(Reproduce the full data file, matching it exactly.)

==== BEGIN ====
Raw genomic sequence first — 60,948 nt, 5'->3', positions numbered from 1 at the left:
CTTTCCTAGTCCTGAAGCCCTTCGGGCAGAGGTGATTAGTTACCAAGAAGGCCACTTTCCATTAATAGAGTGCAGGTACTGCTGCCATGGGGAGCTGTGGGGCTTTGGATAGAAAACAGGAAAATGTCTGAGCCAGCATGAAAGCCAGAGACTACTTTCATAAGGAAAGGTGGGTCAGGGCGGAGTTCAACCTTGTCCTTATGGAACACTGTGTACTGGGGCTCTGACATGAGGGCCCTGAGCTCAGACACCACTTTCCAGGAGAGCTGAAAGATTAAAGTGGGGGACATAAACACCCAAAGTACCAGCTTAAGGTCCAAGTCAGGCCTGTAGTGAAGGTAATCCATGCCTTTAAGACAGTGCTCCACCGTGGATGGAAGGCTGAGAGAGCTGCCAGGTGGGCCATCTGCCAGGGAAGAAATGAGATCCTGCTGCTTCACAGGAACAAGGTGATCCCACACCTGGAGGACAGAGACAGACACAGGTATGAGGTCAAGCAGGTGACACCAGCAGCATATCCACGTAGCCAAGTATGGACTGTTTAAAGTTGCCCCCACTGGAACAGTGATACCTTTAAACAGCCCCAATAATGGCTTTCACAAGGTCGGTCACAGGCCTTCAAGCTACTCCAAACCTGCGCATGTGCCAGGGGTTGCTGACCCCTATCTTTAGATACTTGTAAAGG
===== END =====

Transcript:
Raw genomic sequence first — 60,948 nt, 5'->3', positions numbered from 1 at the left:
CTTTCCTAGTCCTGAAGCCCTTCGGGCAGAGGTGATTAGTTACCAAGAAGGCCACTTTCCATTAATAGAGTGCAGGTACTGCTGCCATGGGGAGCTGTGGGGCTTTGGATAGAAAACAGGAAAATGTCTGAGCCAGCATGAAAGCCAGAGACTACTTTCATAAGGAAAGGTGGGTCAGGGCGGAGTTCAACCTTGTCCTTATGGAACACTGTGTACTGGGGCTCTGACATGAGGGCCCTGAGCTCAGACACCACTTTCCAGGAGAGCTGAAAGATTAAAGTGGGGGACATAAACACCCAAAGTACCAGCTTAAGGTCCAAGTCAGGCCTGTAGTGAAGGTAATCCATGCCTTTAAGACAGTGCTCCACCGTGGATGGAAGGCTGAGAGAGCTGCCAGGTGGGCCATCTGCCAGGGAAGAAATGAGATCCTGCTGCTTCACAGGAACAAGGTGATCCCACACCTGGAGGACAGAGACAGACACAGGTATGAGGTCAAGCAGGTGACACCAGCAGCATATCCACGTAGCCAAGTATGGACTGTTTAAAGTTGCCCCCACTGGAACAGTGATACCTTTAAACAGCCCCAATAATGGCTTTCACAAGGTCGGTCACAGGCCTTCAAGCTACTCCAAACCTGCGCATGTGCCAGGGGTTGCTGACCCCTATCTTTAGATACTTGTAAAGG